Australia already on the ‘downside’ of Peak Oil
Australia has already peaked as an oil producer, MGSM Professor John Mathews said today. But the continued emphasis on fossil fuels – attempts at discovery and further infrastructure investment – mean that Australian companies are missing out on important business opportunities in renewable energies and biofuels.
Professor Mathews was speaking at the inaugural session of the Macquarie Forum, a series of public lectures to be given by Macquarie University academics from the Management and Law schools over the next 20 weeks, in Sydney’s CBD. The series is sponsored by BRW magazine.
Professor Mathews drew attention to the disastrous state of Australia’s balance of payments, with oil imports now costing $10 billion per year and accounting for no less than 60 percent of Australia’s BoP deficit.
The plunging deficit is driven not just by oil imports, but by dwindling domestic production, which has been falling now for seven years.
Seen in a longer time frame, Professor Mathews stated that the rise in imports and the falling exports of oil is a direct result of the ‘peaking’ of Australia’s oil supplies – an event that happened definitively in the year 2000.
Professor Mathews drew the implication from this that Australia’s oil producers, led by BHP-Billiton, Woodside, and Santos, together with foreign-owned Exxon and Chevron, are not going to solve Australia’s fossil fuel dependency crisis, and that the deficit will continue to grow until alternative fuels and sources of energy are allowed to come on stream.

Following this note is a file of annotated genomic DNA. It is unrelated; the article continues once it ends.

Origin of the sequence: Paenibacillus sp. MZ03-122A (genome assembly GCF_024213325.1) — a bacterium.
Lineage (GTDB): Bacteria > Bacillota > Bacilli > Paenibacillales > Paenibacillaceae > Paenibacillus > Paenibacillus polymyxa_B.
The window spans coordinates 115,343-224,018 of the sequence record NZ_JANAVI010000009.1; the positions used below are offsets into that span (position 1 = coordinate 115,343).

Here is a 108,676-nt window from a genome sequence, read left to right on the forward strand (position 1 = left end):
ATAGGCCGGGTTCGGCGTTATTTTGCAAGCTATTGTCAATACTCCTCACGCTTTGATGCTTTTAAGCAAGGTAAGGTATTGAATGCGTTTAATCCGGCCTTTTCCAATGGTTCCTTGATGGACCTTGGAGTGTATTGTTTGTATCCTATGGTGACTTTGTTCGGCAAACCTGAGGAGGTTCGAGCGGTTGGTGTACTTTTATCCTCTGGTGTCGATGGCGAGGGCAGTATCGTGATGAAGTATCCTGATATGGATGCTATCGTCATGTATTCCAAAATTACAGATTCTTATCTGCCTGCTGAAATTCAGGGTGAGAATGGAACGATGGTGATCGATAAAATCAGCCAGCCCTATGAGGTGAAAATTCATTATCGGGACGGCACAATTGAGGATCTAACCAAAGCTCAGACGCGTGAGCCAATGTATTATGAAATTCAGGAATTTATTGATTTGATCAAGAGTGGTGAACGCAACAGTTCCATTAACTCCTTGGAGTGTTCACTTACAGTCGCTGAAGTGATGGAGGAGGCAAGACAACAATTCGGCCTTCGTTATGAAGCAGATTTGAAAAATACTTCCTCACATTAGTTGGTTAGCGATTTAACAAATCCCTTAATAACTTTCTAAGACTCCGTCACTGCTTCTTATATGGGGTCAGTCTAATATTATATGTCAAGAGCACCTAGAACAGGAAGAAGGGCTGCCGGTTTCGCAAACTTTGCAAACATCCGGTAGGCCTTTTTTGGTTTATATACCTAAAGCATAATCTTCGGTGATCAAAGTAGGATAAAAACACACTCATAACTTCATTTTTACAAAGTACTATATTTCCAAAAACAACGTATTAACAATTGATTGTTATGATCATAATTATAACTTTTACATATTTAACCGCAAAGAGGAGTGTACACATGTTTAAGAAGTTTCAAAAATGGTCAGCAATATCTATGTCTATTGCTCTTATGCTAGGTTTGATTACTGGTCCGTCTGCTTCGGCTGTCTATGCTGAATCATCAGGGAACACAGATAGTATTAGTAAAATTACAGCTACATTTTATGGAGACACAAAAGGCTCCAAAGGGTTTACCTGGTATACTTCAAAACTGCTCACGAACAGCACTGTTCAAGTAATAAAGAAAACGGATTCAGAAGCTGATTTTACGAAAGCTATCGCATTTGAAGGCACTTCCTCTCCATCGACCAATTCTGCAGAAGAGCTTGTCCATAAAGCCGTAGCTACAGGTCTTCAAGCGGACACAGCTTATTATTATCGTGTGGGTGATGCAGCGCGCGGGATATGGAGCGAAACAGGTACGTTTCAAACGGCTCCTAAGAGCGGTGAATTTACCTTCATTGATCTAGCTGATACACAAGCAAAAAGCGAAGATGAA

Professor Mathews pointed to the view widely held in other countries that renewable sources of energy promise to be the biggest industry of the 21st century, eclipsing oil and fossil fuel-based systems that had their day in the 20th century. He pointed to numerous opportunities for Australian business, in bioethanol, in biodiesel and in second generation cellulosic ethanol and biomass, which are not being developed fast enough through lack of federal government leadership.
Professor Mathews said that Australians are being turned into ‘fossil fools’ by the lack of any consistent national policy in the area of renewables.
The co-presenter of this Forum was Professor Michael I. Jeffery QC, Director of the Centre for Environmental Law in the Division of Law, Macquarie University.
With very few exceptions, such as the recent remarks by International Energy Agency (IEA) head Claude Mandil, commentators on the world’s energy issues have yet to recognize the enormous contribution that biofuels producers from the South could make to solving the world’s greenhouse gas emission problems and problems to do with the peaking of oil supplies. Once the equation between biofuels and high-cost, land-intensive cultivation in the North is broken, and a quite different scenario involving production in the South is adopted, then the possibilities are dramatically changed. The argument of this paper is that a transition to substitution of 20 percent of OECD gasoline needs by 2020 could be met from the South by creating the equivalent of 18 Brazils over the course of the next decade. Such an enormous transition will not occur by itself, or through the operation of market forces alone. It needs an institutional framework, one that guarantees for the countries of the North regular supplies of biofuels produced in a responsible manner, and guarantees for the countries of the South open markets for the biofuels produced. The OECD is in the best position to bring about such an arrangement, through taking the initiative of offering developing countries a ‘Biopact’ between North and South, thereby creating for the first time a global market for biofuels. The launch of an International Biofuels Forum under the auspices of the UN in early 2007 is a step towards the creation of such an international framework where North-South issues on biofuels may be fruitfully addressed.-BA